Strategic enhancements in Tunisia’s security apparatus have yielded notable progress in dismantling terrorist cells, tightening control over the country’s porous borders, degrading the capabilities of violent extremist groups affiliated with al Qaeda in the Islamic Maghreb and the Islamic State (ISIS), and countering terrorist financing. The latter improvement was rewarded in October 2019 when the Financial Action Task Force, an intergovernmental organization established by the G7 countries to protect against money laundering and terrorist financing, removed Tunisia from its blacklist. In addition to reducing the number of terrorist incidents, these reforms have contributed to a notable improvement in the overall security situation in Tunisia.
As has been demonstrated time and again in the constantly evolving field of counterterrorism, however, such successes can be fleeting. The Tunisia experience, nonetheless, provides an opportunity to take stock of progress made, as well as further areas for improvement.
Improving Counterterrorism Capabilities
“The Tunisian military has made notable progress in revising its doctrine and improving its operational readiness and combat competency.”
Tunisia has made significant progress detecting and preventing terrorist attacks like the 2015 assaults on the Bardo National Museum and Sousse beach resort and the dramatic 2016 storming of the southeastern Tunisian town of Ben Guerdane by Tunisian militants affiliated with ISIS in Libya.
With the escalating terrorist threat in the mid-2010s, amplified by Libya’s fragmentation, Tunisia recognized that it had to recalibrate its defense strategy and counterterrorism force structure as part of a multilayered approach to security. Implementing these goals, however, required getting rid of an outdated conventional military posture and counterterrorism practices that were ill-suited to terrorist adversaries that were mobile and flexible.
The Tunisian military—which historically had been marginalized, ill-equipped, and uncoordinated—has made notable progress in revising its doctrine and improving its operational readiness and combat competency. Security assistance, involving tactical and operational training, advising, equipment, and educational exchanges has helped improve overall military effectiveness. The United States, France, Germany, the United Kingdom, and NATO have played an important role in these efforts to upgrade the professionalism and readiness of the military. As a result, the force today is more dynamic, better equipped and trained, and efficient in executing a diverse set of operations and missions.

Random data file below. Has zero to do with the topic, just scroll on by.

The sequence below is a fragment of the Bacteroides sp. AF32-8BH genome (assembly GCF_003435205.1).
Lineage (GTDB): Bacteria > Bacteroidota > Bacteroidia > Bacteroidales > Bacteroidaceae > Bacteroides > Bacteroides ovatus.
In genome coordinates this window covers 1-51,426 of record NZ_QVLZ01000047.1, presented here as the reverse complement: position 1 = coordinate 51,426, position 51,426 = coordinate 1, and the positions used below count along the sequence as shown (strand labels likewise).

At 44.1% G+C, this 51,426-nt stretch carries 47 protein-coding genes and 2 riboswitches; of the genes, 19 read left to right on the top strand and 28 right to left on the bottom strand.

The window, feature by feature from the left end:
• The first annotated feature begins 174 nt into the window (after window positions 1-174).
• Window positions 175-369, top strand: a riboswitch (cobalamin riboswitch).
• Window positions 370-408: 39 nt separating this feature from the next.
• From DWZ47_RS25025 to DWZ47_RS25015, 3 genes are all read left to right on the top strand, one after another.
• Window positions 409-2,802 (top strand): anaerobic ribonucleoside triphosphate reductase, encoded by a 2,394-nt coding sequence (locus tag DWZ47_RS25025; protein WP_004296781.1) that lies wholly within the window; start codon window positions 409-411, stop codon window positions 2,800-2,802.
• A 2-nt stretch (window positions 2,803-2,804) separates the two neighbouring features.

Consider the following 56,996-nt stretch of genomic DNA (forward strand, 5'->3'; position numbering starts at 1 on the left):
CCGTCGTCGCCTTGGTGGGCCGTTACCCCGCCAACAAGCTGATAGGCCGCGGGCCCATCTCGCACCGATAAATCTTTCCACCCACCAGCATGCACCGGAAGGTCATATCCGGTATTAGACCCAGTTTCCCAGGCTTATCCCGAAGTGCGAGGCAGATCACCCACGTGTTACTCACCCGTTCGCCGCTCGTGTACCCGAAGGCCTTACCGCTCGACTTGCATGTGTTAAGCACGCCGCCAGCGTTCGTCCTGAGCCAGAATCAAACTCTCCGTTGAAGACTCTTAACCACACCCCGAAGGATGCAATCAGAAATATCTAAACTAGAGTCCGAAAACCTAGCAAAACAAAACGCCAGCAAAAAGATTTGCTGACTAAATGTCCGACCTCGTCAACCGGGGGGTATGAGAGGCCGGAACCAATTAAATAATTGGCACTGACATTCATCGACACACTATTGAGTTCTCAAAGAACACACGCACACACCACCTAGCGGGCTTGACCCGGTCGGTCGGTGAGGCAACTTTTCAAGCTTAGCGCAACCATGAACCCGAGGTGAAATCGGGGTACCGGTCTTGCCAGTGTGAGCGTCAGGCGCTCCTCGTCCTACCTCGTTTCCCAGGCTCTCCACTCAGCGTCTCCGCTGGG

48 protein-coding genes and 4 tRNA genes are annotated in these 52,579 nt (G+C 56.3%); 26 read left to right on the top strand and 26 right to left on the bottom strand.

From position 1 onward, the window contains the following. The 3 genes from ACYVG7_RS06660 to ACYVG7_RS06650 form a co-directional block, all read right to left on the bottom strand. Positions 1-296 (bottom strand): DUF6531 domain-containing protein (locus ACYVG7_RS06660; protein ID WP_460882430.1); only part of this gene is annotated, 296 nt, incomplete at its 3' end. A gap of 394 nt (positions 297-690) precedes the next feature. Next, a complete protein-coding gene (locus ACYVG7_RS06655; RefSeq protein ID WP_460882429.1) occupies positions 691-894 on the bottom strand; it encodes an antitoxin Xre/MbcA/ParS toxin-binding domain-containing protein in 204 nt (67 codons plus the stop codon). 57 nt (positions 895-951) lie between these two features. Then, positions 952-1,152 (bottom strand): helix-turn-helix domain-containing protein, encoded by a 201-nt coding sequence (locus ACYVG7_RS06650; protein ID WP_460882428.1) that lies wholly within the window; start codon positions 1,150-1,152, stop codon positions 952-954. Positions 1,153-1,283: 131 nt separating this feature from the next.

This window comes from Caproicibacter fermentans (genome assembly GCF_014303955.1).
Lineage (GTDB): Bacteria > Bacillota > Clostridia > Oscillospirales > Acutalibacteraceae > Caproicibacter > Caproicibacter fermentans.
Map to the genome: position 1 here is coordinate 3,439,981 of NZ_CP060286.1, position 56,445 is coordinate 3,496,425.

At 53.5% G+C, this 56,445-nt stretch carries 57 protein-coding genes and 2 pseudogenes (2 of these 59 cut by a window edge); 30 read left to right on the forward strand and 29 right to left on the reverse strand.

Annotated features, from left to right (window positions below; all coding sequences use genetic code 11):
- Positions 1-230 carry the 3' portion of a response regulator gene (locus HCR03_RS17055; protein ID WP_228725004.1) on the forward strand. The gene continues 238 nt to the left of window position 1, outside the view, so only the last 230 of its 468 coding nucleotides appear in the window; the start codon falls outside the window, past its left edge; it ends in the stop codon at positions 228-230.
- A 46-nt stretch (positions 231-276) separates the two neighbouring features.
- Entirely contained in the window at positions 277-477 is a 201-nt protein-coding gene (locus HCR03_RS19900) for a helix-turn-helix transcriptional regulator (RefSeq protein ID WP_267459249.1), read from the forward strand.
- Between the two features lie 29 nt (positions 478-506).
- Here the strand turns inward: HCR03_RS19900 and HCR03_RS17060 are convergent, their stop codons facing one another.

At Tunisia’s volatile borders in the south with Libya, the government has built a 125-mile antiterror barrier, and the military has taken over enforcement missions that were once the responsibility of the Ministry of the Interior (MOI). In the process, the military has gradually learned to combine the application of force with some population-centric operations aimed at gaining support of Tunisians living in isolated border communities. The military has also become quite effective at conducting joint counterterrorism operations with both Algerian and American forces. This progress has taken hold while the military’s leadership has avoided being pulled into the political fray.
Intelligence Gathering and Analysis
Accompanying this ongoing military evolution have been improvements in intelligence gathering and analysis. The collapse of authoritarian rule in January 2011 spurred efforts to revitalize the intelligence community by first depoliticizing the intelligence sector, which had long been used to monitor and suppress dissent. As part of this process, Tunisia’s post-revolutionary government first abolished and disbanded several of the old regime’s intelligence services, notably the Central Directorate of General Intelligence, the Directorate General of Anti-Terrorist Prevention, and the Joint Committee for Intelligence and Border Control. The government then began the process of setting up new bodies to face mounting security and violent extremist challenges. In November 2014, the government of then-Prime Minister Mehdi Jomaa created a new military intelligence agency, the Agence des renseignements et de la sécurité pour la défense. That same month, the Ministry of Interior set up a central Strategic Planning Unit to enhance its “efficiency and effectiveness,” and to “tackle security threats through forward planning.”
In December 2014, the government created two networking poles—the security unit and judicial unit—to improve interagency coordination in matters of national security such as terrorism and organized crime. The security pole is embedded within the Ministry of Interior and serves as a sort of fusion center whose main task is to analyze and share actionable intelligence with Tunisia’s security services. The judiciary pole brings together prosecutors, investigative judges, and other representatives to enable better investigation of terrorist cases and accelerate judicial proceedings.
The Ministry of Defense (MOD) created its own nascent information-sharing platform, or “fusion center,” to streamline operations and quickly disseminate information, particularly tactical intelligence to military field commanders. The further intent has been to upgrade cooperation with the MOI’s security forces, especially the Anti-Terrorism Brigade and the National Guard Special Unit. It also aimed to improve coordination within the military’s Joint Task Forces that operate in Tunisia’s border areas and in the sparsely populated military exclusion zones. These efforts have contributed to improvements in cooperation between the tactical units of the MOD, which have responsibility for detection, disruption, and arrests at the military buffer zones, and the MOI, whose task is to monitor and thwart plots in the populated areas of the border, with the military “providing on-call backup.”